As Taylor walks up to the front door of the church he becomes extremely nervous. What are the people here going to think of him? These are church people - those shiny happy people who send those evangelist guys on TV all their money. Will they maybe just send him down the road because he's so messed up? But he continues toward the slightly open door and it's welcoming light and pulls the door open. Just as he does, a man coming out the door nearly runs him over. The man stops and asks Taylor if there is anything he can help him with and introduces himself as Pastor Doug.
Taylor - to his own surprise, briefly explains to Pastor Doug that he is in a very bad place because of drinking and drugs and was hoping that maybe the church could somehow help him but that he had never been there before. Pastor Doug explains that they would love to help him and as a matter of fact there is an Alcoholics Anonymous meeting starting in one of their meeting rooms in just a few minutes - God must have led him there! Pastor Doug tells Taylor that he does not go to the meetings but knows they help people suffering from alcoholism. He invites Taylor to church the next Sunday and then ushers him inside to the meeting room and introduces him to a man named Tony who runs the Alcoholics Anonymous meeting.
Tony welcomes Taylor to the meeting and offers him a cup of coffee. The meeting is just getting ready to start so Tony goes to the podium at the front and Taylor finds a seat toward the back. As people begin sitting down around him many of them introduce themselves and seem to be very eager to make him feel welcome. Just about everyone there seems to know everyone else.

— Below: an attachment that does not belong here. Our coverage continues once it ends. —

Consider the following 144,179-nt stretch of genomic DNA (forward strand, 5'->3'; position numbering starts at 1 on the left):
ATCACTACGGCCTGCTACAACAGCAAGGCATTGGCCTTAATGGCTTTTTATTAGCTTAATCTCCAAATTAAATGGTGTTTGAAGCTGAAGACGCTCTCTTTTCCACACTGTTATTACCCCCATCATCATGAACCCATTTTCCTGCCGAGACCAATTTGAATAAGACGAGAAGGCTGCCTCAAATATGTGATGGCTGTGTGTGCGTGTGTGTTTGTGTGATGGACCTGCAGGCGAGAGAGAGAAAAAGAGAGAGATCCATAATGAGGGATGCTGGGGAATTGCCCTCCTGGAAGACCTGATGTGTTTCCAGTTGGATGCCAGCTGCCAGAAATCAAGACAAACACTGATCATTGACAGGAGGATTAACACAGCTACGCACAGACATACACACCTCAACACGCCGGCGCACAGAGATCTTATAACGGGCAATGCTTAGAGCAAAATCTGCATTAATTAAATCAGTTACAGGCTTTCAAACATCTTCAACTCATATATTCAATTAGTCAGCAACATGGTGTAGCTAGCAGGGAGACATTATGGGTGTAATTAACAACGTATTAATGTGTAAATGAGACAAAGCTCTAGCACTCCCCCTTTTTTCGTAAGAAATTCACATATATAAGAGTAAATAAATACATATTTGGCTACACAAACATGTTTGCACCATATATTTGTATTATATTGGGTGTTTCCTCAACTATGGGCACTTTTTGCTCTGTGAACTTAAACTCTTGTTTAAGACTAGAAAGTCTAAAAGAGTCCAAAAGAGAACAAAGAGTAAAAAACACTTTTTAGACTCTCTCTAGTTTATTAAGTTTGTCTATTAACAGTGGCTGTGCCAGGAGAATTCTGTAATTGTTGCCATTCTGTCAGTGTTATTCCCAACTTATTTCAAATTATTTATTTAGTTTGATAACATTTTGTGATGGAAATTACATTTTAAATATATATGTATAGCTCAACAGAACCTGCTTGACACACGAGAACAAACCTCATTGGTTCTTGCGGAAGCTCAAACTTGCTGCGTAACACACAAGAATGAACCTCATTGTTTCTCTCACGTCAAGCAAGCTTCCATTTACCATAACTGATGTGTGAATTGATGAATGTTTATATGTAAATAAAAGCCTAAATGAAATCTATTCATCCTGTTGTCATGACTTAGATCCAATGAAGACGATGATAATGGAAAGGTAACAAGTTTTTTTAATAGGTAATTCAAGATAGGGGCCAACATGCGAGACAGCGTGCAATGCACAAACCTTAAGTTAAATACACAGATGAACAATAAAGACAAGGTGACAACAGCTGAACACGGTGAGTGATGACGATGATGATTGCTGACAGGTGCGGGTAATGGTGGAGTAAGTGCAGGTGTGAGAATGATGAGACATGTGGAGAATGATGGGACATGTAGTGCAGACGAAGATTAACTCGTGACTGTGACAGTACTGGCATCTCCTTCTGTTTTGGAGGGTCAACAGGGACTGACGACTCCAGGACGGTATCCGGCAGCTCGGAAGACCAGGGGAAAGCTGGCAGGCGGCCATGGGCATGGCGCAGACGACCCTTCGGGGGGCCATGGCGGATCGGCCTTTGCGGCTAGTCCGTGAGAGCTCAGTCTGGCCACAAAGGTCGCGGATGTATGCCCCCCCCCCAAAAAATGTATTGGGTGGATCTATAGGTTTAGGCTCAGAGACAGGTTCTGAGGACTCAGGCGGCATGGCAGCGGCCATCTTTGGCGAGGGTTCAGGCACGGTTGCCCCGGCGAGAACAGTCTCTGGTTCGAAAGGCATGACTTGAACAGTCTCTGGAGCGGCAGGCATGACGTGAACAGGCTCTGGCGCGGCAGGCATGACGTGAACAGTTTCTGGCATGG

As the meeting begins, Taylor is surprised that a prayer called the "Serenity Prayer" is recited and it doesn't offend him. Then one of the men goes to the podium and reads something called a "Portion of Chapter Five" from a book they call "The Big Book". As Taylor listens to the man he becomes a bit intrigued by what he hears - especially something about "God as we understood Him". After the man finishes reading, Tony invites people up to share their stories and Taylor actually begins feeling a bit of hope because just about all the people that speak seem to have been through some type of struggle with booze and drugs similar to his own.
After the meeting Tony asks Taylor if he can buy him a cup of coffee and they head out of the church and into the parking lot to Tony's car. They drive a short distance to a little coffee shop and go inside. There are a couple other guys from the Alcoholics Anonymous meeting there and Tony introduces them to Taylor.